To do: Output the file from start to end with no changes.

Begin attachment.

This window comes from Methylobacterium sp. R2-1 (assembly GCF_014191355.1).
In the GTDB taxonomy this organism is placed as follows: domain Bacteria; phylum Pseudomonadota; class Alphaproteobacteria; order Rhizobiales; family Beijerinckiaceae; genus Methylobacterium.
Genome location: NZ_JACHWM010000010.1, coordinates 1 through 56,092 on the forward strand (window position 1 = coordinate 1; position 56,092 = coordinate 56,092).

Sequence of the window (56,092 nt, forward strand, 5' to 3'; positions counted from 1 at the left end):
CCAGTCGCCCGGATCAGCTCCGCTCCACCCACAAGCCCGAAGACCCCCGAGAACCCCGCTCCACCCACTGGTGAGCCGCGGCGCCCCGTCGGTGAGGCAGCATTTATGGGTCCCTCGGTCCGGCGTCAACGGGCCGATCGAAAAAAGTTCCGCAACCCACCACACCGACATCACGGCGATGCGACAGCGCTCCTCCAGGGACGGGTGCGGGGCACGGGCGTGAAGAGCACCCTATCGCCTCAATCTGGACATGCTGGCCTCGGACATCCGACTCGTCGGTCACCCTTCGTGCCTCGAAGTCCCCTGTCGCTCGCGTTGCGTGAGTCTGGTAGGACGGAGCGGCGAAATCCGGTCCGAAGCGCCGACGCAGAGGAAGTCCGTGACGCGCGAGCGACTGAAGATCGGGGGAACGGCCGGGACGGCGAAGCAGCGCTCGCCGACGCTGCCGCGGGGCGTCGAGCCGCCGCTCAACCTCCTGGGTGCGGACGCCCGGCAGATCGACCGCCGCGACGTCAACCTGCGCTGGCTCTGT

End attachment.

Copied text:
This window comes from Methylobacterium sp. R2-1 (assembly GCF_014191355.1).
In the GTDB taxonomy this organism is placed as follows: domain Bacteria; phylum Pseudomonadota; class Alphaproteobacteria; order Rhizobiales; family Beijerinckiaceae; genus Methylobacterium.
Genome location: NZ_JACHWM010000010.1, coordinates 1 through 56,092 on the forward strand (window position 1 = coordinate 1; position 56,092 = coordinate 56,092).

Sequence of the window (56,092 nt, forward strand, 5' to 3'; positions counted from 1 at the left end):
CCAGTCGCCCGGATCAGCTCCGCTCCACCCACAAGCCCGAAGACCCCCGAGAACCCCGCTCCACCCACTGGTGAGCCGCGGCGCCCCGTCGGTGAGGCAGCATTTATGGGTCCCTCGGTCCGGCGTCAACGGGCCGATCGAAAAAAGTTCCGCAACCCACCACACCGACATCACGGCGATGCGACAGCGCTCCTCCAGGGACGGGTGCGGGGCACGGGCGTGAAGAGCACCCTATCGCCTCAATCTGGACATGCTGGCCTCGGACATCCGACTCGTCGGTCACCCTTCGTGCCTCGAAGTCCCCTGTCGCTCGCGTTGCGTGAGTCTGGTAGGACGGAGCGGCGAAATCCGGTCCGAAGCGCCGACGCAGAGGAAGTCCGTGACGCGCGAGCGACTGAAGATCGGGGGAACGGCCGGGACGGCGAAGCAGCGCTCGCCGACGCTGCCGCGGGGCGTCGAGCCGCCGCTCAACCTCCTGGGTGCGGACGCCCGGCAGATCGACCGCCGCGACGTCAACCTGCGCTGGCTCTGT